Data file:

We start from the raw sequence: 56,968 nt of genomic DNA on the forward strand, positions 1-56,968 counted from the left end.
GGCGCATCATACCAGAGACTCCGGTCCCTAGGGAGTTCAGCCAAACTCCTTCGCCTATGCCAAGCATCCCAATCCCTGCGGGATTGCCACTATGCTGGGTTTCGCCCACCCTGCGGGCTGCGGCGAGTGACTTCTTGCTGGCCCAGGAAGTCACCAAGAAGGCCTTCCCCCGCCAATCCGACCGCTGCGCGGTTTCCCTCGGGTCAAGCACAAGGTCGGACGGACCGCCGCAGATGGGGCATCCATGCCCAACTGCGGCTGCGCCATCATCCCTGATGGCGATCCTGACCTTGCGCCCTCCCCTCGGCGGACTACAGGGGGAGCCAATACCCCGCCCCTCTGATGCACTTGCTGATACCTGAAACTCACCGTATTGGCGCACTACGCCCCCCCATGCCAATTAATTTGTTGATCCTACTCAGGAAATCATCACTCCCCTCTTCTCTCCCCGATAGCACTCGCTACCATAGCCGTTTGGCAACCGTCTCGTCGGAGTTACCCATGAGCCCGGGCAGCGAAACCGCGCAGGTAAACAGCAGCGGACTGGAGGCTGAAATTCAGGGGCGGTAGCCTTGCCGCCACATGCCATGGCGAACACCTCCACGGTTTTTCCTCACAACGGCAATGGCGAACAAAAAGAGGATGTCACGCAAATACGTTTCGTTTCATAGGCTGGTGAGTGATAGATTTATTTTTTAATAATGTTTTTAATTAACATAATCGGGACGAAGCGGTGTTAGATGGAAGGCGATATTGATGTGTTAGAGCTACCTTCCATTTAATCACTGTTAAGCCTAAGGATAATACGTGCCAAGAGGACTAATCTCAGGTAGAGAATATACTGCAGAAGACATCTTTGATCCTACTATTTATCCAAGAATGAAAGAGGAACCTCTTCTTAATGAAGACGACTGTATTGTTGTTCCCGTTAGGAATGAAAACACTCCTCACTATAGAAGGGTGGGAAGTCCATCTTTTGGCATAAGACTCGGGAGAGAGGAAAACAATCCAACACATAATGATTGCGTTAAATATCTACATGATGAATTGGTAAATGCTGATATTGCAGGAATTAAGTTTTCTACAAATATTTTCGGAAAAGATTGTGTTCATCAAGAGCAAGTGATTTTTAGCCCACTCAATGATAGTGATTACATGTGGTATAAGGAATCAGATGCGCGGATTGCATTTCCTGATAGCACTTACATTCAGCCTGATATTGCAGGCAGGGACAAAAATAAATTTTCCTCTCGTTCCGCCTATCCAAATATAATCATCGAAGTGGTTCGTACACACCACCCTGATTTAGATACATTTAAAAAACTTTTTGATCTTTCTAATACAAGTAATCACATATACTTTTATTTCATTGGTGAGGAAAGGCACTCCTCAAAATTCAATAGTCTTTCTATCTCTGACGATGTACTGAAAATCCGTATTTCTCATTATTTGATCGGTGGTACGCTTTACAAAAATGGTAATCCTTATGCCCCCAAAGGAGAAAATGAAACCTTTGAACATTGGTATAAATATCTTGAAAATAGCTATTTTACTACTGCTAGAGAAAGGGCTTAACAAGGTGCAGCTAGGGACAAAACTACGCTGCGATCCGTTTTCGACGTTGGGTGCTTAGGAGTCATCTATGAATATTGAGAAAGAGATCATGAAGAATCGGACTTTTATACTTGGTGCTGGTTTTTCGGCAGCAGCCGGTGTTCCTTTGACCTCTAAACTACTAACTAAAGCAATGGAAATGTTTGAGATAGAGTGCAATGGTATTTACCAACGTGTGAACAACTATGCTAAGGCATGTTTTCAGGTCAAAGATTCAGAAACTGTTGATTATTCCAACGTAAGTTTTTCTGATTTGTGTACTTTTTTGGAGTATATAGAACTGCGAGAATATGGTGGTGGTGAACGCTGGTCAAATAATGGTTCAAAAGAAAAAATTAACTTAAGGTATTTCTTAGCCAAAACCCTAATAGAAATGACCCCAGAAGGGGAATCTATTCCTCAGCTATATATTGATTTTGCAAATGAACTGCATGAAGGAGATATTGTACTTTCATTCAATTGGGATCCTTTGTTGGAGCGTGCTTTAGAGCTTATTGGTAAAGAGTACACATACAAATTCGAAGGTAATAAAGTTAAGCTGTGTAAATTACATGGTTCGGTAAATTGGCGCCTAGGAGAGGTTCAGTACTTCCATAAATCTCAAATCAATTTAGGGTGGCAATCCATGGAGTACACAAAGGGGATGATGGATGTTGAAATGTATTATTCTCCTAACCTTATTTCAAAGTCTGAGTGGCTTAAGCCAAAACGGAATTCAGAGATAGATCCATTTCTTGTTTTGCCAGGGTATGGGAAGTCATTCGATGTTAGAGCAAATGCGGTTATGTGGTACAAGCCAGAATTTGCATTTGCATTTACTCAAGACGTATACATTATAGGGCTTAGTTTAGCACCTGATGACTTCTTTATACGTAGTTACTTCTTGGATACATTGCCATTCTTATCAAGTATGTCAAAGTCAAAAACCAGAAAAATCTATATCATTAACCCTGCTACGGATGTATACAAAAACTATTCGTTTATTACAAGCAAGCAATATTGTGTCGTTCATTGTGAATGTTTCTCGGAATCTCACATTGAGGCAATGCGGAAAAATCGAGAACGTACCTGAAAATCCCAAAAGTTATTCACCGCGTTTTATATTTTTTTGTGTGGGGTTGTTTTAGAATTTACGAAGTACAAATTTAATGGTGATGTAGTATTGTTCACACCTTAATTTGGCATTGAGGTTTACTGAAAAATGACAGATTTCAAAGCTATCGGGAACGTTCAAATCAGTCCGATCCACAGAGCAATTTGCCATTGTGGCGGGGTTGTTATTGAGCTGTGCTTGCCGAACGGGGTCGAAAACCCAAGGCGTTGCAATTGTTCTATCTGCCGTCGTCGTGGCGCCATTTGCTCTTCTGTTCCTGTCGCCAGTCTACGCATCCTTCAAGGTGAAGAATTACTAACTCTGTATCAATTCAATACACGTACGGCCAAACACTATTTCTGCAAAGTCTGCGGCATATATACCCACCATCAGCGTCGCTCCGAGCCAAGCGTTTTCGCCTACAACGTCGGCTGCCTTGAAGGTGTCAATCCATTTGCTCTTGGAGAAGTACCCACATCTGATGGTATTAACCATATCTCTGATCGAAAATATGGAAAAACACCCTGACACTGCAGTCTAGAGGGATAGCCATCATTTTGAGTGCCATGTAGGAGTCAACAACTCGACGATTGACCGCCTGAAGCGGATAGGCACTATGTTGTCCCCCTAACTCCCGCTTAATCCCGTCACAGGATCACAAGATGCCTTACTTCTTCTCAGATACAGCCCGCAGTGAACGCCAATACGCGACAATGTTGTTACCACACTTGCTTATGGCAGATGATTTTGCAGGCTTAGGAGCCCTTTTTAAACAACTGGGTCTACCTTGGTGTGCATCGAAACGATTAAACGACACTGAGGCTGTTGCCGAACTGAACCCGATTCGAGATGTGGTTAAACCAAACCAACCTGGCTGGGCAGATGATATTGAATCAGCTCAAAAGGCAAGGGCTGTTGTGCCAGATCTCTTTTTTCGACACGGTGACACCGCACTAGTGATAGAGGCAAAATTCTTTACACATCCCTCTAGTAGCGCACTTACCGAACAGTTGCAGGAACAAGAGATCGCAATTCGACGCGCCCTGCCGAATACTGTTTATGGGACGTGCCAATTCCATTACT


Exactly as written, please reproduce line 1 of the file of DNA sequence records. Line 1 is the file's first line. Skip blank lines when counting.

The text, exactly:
We start from the raw sequence: 56,968 nt of genomic DNA on the forward strand, positions 1-56,968 counted from the left end.